Chair Deborah Kafoury on Friday announced Multnomah County has petitioned to be a friend of the court in the Chernaik v. Brown climate case.
Also on Friday, attorneys for the Chernaik plaintiffs asked the Oregon Supreme Court to review the case. Multnomah County’s petition, if granted, would allow it to file briefs with the Supreme Court in support of the Chernaik plaintiffs.
“This case will have broad implications for current and future Oregonians and their health, prosperity, and safety,’’ said Courtney Johnson, counsel for the plaintiffs and a staff attorney at Crag Law Center in Portland. “As we ask the Supreme Court to take review, the County’s participation helps show the Court how important this case is.”
By filing a petition, Multnomah County is putting its support behind the youth plaintiffs who sued the State of Oregon in 2011 for failing to protect the state’s public trust resources from climate change. By seeking to file a brief in support of the youths’ case, Multnomah County is one of the first governments in the country to publicly support both Chernaik v. Brown and the federal lawsuit on climate change also brought by young Oregonians and others, Juliana v. United States.
In the Chernaik v. Brown case, plaintiffs Olivia Chernaik, Kelsey Juliana and their guardians sued to enforce the state’s obligation under the public trust doctrine to protect the atmosphere, water and wildlife in Oregon from the effects of climate change, while also protecting the economic, recreational and aesthetic benefits that flow from the health of those resources.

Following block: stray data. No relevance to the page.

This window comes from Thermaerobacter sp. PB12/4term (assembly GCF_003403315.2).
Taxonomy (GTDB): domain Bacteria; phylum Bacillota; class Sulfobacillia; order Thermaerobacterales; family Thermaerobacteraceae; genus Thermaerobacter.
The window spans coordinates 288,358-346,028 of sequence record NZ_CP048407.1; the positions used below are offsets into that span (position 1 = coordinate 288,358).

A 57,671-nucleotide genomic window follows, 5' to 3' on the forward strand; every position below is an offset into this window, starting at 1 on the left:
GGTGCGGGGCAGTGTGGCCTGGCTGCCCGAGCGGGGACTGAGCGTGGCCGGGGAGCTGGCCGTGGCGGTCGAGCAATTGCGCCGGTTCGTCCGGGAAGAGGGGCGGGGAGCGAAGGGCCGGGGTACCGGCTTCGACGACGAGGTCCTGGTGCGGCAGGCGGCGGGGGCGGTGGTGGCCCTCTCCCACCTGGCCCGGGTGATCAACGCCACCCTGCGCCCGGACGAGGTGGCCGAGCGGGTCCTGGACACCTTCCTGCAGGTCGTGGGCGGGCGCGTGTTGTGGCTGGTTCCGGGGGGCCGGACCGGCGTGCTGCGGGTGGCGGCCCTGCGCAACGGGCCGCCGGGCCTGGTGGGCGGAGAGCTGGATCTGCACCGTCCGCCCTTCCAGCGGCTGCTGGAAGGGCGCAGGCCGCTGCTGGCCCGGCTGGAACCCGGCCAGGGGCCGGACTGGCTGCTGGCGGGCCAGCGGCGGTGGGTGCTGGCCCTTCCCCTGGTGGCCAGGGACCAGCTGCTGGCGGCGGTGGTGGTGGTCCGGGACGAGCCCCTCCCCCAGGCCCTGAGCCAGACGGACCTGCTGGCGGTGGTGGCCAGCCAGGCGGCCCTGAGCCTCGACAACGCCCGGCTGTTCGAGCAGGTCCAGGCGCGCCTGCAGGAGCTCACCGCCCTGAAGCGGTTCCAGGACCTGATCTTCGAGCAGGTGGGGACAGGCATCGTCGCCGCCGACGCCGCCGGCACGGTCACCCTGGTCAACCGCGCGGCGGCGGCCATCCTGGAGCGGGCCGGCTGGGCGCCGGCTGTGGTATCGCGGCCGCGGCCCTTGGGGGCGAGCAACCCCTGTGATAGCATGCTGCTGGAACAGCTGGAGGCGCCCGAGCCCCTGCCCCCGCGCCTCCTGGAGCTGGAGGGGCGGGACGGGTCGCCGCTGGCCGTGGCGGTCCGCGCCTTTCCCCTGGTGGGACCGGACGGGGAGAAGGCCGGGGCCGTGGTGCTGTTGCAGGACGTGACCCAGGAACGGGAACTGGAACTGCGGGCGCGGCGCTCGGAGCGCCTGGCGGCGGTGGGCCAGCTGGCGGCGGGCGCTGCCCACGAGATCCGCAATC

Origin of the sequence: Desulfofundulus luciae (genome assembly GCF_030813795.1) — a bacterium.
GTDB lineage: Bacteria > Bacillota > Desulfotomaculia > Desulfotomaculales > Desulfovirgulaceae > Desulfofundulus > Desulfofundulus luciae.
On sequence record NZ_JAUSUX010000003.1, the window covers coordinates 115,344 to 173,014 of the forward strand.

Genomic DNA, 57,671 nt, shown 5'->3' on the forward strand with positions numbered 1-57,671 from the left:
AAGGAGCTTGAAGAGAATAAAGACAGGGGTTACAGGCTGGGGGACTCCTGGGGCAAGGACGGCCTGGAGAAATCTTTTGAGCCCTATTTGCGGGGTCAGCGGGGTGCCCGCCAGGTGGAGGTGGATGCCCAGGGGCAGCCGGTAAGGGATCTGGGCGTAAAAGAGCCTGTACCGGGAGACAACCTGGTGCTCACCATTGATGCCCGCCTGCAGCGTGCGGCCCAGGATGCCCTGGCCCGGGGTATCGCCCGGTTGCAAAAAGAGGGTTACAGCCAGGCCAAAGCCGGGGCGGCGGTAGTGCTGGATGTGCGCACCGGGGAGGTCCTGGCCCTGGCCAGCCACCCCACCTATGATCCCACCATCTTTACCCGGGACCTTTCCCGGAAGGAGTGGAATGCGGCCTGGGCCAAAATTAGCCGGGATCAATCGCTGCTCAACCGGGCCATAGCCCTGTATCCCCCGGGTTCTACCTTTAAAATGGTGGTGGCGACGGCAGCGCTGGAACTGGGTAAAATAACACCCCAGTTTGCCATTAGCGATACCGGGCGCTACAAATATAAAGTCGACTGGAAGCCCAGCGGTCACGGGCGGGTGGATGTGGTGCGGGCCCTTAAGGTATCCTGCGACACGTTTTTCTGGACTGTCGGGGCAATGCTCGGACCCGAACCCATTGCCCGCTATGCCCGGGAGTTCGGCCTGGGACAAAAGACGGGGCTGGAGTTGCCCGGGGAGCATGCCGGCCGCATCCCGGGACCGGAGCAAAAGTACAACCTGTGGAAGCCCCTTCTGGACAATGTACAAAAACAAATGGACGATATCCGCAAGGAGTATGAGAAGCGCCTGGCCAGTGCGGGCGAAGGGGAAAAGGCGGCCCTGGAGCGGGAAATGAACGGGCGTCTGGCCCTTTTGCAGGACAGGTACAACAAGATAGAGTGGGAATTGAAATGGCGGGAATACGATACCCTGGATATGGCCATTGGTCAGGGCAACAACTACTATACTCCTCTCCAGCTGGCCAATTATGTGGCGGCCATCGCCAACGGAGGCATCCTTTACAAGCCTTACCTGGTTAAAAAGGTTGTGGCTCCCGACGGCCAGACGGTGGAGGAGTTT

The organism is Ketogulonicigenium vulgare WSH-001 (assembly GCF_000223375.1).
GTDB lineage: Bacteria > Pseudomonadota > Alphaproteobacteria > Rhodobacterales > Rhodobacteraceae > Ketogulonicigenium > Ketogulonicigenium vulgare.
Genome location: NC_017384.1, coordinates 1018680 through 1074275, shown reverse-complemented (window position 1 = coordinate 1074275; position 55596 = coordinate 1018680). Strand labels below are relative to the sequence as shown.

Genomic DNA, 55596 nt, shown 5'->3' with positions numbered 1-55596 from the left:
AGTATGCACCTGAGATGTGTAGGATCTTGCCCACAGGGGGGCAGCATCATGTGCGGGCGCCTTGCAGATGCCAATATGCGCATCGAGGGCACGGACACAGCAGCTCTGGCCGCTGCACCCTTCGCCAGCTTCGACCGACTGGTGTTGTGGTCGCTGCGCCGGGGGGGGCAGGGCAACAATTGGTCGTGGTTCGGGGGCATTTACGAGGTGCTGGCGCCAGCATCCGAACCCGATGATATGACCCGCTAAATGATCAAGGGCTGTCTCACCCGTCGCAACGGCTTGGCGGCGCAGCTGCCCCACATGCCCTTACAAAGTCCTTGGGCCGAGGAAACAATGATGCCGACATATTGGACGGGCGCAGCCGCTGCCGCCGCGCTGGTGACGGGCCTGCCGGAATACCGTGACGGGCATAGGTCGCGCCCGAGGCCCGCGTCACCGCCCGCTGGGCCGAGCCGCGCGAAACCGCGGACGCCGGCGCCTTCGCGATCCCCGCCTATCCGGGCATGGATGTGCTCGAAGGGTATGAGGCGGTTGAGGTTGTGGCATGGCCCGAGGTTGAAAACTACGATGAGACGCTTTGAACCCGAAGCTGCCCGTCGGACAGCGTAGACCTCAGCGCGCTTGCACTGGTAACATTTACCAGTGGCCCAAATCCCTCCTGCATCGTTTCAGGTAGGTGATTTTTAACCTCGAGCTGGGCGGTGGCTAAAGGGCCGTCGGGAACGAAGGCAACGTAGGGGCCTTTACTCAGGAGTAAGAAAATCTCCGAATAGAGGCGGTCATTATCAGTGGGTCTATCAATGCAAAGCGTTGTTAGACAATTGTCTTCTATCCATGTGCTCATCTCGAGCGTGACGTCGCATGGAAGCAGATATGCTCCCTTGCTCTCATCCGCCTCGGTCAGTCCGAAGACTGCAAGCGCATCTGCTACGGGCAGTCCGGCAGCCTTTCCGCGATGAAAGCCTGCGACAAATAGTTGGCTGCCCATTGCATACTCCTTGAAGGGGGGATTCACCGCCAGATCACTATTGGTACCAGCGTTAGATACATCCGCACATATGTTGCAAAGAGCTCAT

The Oregon Court of Appeals in January ruled that Oregon has no duty to protect its natural resources.
“This decision is simply inconsistent with longstanding legal doctrine and common law,’’ Chair Kafoury said. “Those of us at the County believe that sovereign governments do have a duty, morally and legally, to protect natural resources, particularly in light of the climate crisis.‘’
In the federal case, 21 youths assert — because of its actions that create climate change — that the federal government is depriving them of their constitutional rights to life, liberty and property and is failing to protect essential public trust resources. The case is currently before the Ninth Circuit Court of Appeals.
Chair Kafoury invited plaintiffs from the Juliana case, Kelsey Juliana, Miko and Isaac Vergun, and area high school students Bella Klosterman, Jeremy and Noah Clark, and Ethan Eisner to discuss their concerns for their future.
The young people are “our best hope, because they are taking action,’’ Chair Kafoury said. “They are stepping up. They recognize the threat to their future and are pushing for real solutions. Multnomah County stands with these kids.”